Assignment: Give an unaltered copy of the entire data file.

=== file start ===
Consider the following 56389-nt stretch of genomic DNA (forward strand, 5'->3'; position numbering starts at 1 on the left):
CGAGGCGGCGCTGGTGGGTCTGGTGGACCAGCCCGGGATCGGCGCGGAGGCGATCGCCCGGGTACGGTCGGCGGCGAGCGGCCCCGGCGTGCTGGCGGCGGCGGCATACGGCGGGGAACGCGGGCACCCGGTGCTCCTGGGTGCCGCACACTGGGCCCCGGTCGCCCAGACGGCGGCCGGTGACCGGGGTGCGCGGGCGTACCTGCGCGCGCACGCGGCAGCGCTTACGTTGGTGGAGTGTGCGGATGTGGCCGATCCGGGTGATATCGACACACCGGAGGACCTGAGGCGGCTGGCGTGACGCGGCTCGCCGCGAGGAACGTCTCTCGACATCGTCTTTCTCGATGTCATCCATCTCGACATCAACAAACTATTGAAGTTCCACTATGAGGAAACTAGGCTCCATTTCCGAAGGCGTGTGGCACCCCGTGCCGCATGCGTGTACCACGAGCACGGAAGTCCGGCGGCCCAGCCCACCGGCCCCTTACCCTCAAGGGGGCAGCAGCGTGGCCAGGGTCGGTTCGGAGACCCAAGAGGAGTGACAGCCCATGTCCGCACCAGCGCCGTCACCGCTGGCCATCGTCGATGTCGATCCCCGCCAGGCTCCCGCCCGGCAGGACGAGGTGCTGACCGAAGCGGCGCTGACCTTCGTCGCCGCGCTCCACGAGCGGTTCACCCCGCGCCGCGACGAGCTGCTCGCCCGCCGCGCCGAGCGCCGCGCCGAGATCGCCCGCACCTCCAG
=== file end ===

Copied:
Consider the following 56389-nt stretch of genomic DNA (forward strand, 5'->3'; position numbering starts at 1 on the left):
CGAGGCGGCGCTGGTGGGTCTGGTGGACCAGCCCGGGATCGGCGCGGAGGCGATCGCCCGGGTACGGTCGGCGGCGAGCGGCCCCGGCGTGCTGGCGGCGGCGGCATACGGCGGGGAACGCGGGCACCCGGTGCTCCTGGGTGCCGCACACTGGGCCCCGGTCGCCCAGACGGCGGCCGGTGACCGGGGTGCGCGGGCGTACCTGCGCGCGCACGCGGCAGCGCTTACGTTGGTGGAGTGTGCGGATGTGGCCGATCCGGGTGATATCGACACACCGGAGGACCTGAGGCGGCTGGCGTGACGCGGCTCGCCGCGAGGAACGTCTCTCGACATCGTCTTTCTCGATGTCATCCATCTCGACATCAACAAACTATTGAAGTTCCACTATGAGGAAACTAGGCTCCATTTCCGAAGGCGTGTGGCACCCCGTGCCGCATGCGTGTACCACGAGCACGGAAGTCCGGCGGCCCAGCCCACCGGCCCCTTACCCTCAAGGGGGCAGCAGCGTGGCCAGGGTCGGTTCGGAGACCCAAGAGGAGTGACAGCCCATGTCCGCACCAGCGCCGTCACCGCTGGCCATCGTCGATGTCGATCCCCGCCAGGCTCCCGCCCGGCAGGACGAGGTGCTGACCGAAGCGGCGCTGACCTTCGTCGCCGCGCTCCACGAGCGGTTCACCCCGCGCCGCGACGAGCTGCTCGCCCGCCGCGCCGAGCGCCGCGCCGAGATCGCCCGCACCTCCAG